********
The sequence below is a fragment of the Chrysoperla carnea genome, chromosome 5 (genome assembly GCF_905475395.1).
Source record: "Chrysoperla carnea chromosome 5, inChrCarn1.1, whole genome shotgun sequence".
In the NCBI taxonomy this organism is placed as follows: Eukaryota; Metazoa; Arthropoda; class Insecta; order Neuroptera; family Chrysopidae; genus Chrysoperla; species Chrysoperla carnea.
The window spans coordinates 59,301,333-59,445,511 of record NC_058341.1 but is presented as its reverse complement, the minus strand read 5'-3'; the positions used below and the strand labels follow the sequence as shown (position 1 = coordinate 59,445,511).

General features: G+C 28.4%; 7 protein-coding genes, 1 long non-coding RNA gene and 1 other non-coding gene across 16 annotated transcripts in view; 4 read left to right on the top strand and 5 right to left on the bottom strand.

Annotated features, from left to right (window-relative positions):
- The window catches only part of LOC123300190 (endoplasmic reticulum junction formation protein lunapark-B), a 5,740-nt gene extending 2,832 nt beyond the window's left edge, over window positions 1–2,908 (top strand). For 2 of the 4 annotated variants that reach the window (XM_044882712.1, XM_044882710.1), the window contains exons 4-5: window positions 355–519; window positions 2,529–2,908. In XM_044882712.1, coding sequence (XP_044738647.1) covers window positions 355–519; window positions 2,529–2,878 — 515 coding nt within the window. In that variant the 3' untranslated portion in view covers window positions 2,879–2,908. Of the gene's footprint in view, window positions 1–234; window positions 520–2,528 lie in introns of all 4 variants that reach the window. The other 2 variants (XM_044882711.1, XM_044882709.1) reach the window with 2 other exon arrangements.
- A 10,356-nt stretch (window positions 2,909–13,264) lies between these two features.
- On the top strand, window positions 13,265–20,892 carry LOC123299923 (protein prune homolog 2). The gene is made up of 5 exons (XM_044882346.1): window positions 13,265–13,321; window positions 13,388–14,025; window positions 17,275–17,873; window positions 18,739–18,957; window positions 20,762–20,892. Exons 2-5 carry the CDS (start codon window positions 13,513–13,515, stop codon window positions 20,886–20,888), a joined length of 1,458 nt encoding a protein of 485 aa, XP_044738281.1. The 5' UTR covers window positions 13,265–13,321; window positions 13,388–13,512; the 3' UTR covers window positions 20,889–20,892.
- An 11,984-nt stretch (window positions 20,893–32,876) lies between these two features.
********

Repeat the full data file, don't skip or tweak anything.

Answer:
The sequence below is a fragment of the Chrysoperla carnea genome, chromosome 5 (genome assembly GCF_905475395.1).
Source record: "Chrysoperla carnea chromosome 5, inChrCarn1.1, whole genome shotgun sequence".
In the NCBI taxonomy this organism is placed as follows: Eukaryota; Metazoa; Arthropoda; class Insecta; order Neuroptera; family Chrysopidae; genus Chrysoperla; species Chrysoperla carnea.
The window spans coordinates 59,301,333-59,445,511 of record NC_058341.1 but is presented as its reverse complement, the minus strand read 5'-3'; the positions used below and the strand labels follow the sequence as shown (position 1 = coordinate 59,445,511).

General features: G+C 28.4%; 7 protein-coding genes, 1 long non-coding RNA gene and 1 other non-coding gene across 16 annotated transcripts in view; 4 read left to right on the top strand and 5 right to left on the bottom strand.

Annotated features, from left to right (window-relative positions):
- The window catches only part of LOC123300190 (endoplasmic reticulum junction formation protein lunapark-B), a 5,740-nt gene extending 2,832 nt beyond the window's left edge, over window positions 1–2,908 (top strand). For 2 of the 4 annotated variants that reach the window (XM_044882712.1, XM_044882710.1), the window contains exons 4-5: window positions 355–519; window positions 2,529–2,908. In XM_044882712.1, coding sequence (XP_044738647.1) covers window positions 355–519; window positions 2,529–2,878 — 515 coding nt within the window. In that variant the 3' untranslated portion in view covers window positions 2,879–2,908. Of the gene's footprint in view, window positions 1–234; window positions 520–2,528 lie in introns of all 4 variants that reach the window. The other 2 variants (XM_044882711.1, XM_044882709.1) reach the window with 2 other exon arrangements.
- A 10,356-nt stretch (window positions 2,909–13,264) lies between these two features.
- On the top strand, window positions 13,265–20,892 carry LOC123299923 (protein prune homolog 2). The gene is made up of 5 exons (XM_044882346.1): window positions 13,265–13,321; window positions 13,388–14,025; window positions 17,275–17,873; window positions 18,739–18,957; window positions 20,762–20,892. Exons 2-5 carry the CDS (start codon window positions 13,513–13,515, stop codon window positions 20,886–20,888), a joined length of 1,458 nt encoding a protein of 485 aa, XP_044738281.1. The 5' UTR covers window positions 13,265–13,321; window positions 13,388–13,512; the 3' UTR covers window positions 20,889–20,892.
- An 11,984-nt stretch (window positions 20,893–32,876) lies between these two features.